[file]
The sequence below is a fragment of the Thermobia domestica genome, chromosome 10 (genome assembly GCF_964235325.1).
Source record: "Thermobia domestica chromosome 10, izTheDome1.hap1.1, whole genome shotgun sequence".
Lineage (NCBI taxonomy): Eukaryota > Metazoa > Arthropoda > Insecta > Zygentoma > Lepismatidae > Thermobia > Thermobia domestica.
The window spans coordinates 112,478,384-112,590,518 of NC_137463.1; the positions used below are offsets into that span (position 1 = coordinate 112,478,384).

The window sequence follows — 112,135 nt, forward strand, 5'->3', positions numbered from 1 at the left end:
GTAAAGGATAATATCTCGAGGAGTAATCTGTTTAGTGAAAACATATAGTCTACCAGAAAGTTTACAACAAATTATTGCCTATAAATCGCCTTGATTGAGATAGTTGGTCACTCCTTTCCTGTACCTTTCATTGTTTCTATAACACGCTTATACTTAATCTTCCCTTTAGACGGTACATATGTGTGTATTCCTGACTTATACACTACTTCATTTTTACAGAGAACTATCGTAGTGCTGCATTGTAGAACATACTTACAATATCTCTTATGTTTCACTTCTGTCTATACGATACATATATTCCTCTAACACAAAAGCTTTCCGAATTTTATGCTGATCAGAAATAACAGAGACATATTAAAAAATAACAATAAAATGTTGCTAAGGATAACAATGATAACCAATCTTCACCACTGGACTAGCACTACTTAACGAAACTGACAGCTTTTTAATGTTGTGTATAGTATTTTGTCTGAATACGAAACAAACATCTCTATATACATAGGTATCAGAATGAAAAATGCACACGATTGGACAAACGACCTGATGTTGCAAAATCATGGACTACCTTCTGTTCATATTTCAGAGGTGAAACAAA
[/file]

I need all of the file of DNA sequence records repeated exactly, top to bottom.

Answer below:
The sequence below is a fragment of the Thermobia domestica genome, chromosome 10 (genome assembly GCF_964235325.1).
Source record: "Thermobia domestica chromosome 10, izTheDome1.hap1.1, whole genome shotgun sequence".
Lineage (NCBI taxonomy): Eukaryota > Metazoa > Arthropoda > Insecta > Zygentoma > Lepismatidae > Thermobia > Thermobia domestica.
The window spans coordinates 112,478,384-112,590,518 of NC_137463.1; the positions used below are offsets into that span (position 1 = coordinate 112,478,384).

The window sequence follows — 112,135 nt, forward strand, 5'->3', positions numbered from 1 at the left end:
GTAAAGGATAATATCTCGAGGAGTAATCTGTTTAGTGAAAACATATAGTCTACCAGAAAGTTTACAACAAATTATTGCCTATAAATCGCCTTGATTGAGATAGTTGGTCACTCCTTTCCTGTACCTTTCATTGTTTCTATAACACGCTTATACTTAATCTTCCCTTTAGACGGTACATATGTGTGTATTCCTGACTTATACACTACTTCATTTTTACAGAGAACTATCGTAGTGCTGCATTGTAGAACATACTTACAATATCTCTTATGTTTCACTTCTGTCTATACGATACATATATTCCTCTAACACAAAAGCTTTCCGAATTTTATGCTGATCAGAAATAACAGAGACATATTAAAAAATAACAATAAAATGTTGCTAAGGATAACAATGATAACCAATCTTCACCACTGGACTAGCACTACTTAACGAAACTGACAGCTTTTTAATGTTGTGTATAGTATTTTGTCTGAATACGAAACAAACATCTCTATATACATAGGTATCAGAATGAAAAATGCACACGATTGGACAAACGACCTGATGTTGCAAAATCATGGACTACCTTCTGTTCATATTTCAGAGGTGAAACAAA